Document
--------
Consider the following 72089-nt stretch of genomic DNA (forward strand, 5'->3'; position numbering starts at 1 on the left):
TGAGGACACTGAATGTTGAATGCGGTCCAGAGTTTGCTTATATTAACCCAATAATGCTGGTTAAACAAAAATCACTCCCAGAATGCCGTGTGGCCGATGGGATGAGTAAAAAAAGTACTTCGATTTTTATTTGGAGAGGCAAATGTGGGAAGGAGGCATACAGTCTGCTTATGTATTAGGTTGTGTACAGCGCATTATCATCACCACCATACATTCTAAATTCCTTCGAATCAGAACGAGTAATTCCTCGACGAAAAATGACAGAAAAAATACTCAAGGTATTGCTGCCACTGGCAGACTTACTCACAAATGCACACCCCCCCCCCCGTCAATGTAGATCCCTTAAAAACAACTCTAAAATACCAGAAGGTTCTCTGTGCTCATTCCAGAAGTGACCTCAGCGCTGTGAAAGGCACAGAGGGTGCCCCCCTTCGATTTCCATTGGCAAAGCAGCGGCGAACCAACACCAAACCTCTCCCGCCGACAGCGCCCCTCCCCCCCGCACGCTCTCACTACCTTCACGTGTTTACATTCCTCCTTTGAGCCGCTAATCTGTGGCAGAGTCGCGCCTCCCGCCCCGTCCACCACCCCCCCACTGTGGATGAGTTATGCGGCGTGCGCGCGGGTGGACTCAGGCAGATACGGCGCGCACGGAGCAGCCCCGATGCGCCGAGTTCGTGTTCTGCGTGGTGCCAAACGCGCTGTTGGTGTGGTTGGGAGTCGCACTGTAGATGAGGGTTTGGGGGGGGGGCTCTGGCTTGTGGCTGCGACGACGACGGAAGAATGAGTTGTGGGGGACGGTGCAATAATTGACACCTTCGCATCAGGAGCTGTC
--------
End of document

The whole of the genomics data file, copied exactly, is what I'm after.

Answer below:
Consider the following 72089-nt stretch of genomic DNA (forward strand, 5'->3'; position numbering starts at 1 on the left):
TGAGGACACTGAATGTTGAATGCGGTCCAGAGTTTGCTTATATTAACCCAATAATGCTGGTTAAACAAAAATCACTCCCAGAATGCCGTGTGGCCGATGGGATGAGTAAAAAAAGTACTTCGATTTTTATTTGGAGAGGCAAATGTGGGAAGGAGGCATACAGTCTGCTTATGTATTAGGTTGTGTACAGCGCATTATCATCACCACCATACATTCTAAATTCCTTCGAATCAGAACGAGTAATTCCTCGACGAAAAATGACAGAAAAAATACTCAAGGTATTGCTGCCACTGGCAGACTTACTCACAAATGCACACCCCCCCCCCCGTCAATGTAGATCCCTTAAAAACAACTCTAAAATACCAGAAGGTTCTCTGTGCTCATTCCAGAAGTGACCTCAGCGCTGTGAAAGGCACAGAGGGTGCCCCCCTTCGATTTCCATTGGCAAAGCAGCGGCGAACCAACACCAAACCTCTCCCGCCGACAGCGCCCCTCCCCCCCGCACGCTCTCACTACCTTCACGTGTTTACATTCCTCCTTTGAGCCGCTAATCTGTGGCAGAGTCGCGCCTCCCGCCCCGTCCACCACCCCCCCACTGTGGATGAGTTATGCGGCGTGCGCGCGGGTGGACTCAGGCAGATACGGCGCGCACGGAGCAGCCCCGATGCGCCGAGTTCGTGTTCTGCGTGGTGCCAAACGCGCTGTTGGTGTGGTTGGGAGTCGCACTGTAGATGAGGGTTTGGGGGGGGGGCTCTGGCTTGTGGCTGCGACGACGACGGAAGAATGAGTTGTGGGGGACGGTGCAATAATTGACACCTTCGCATCAGGAGCTGTC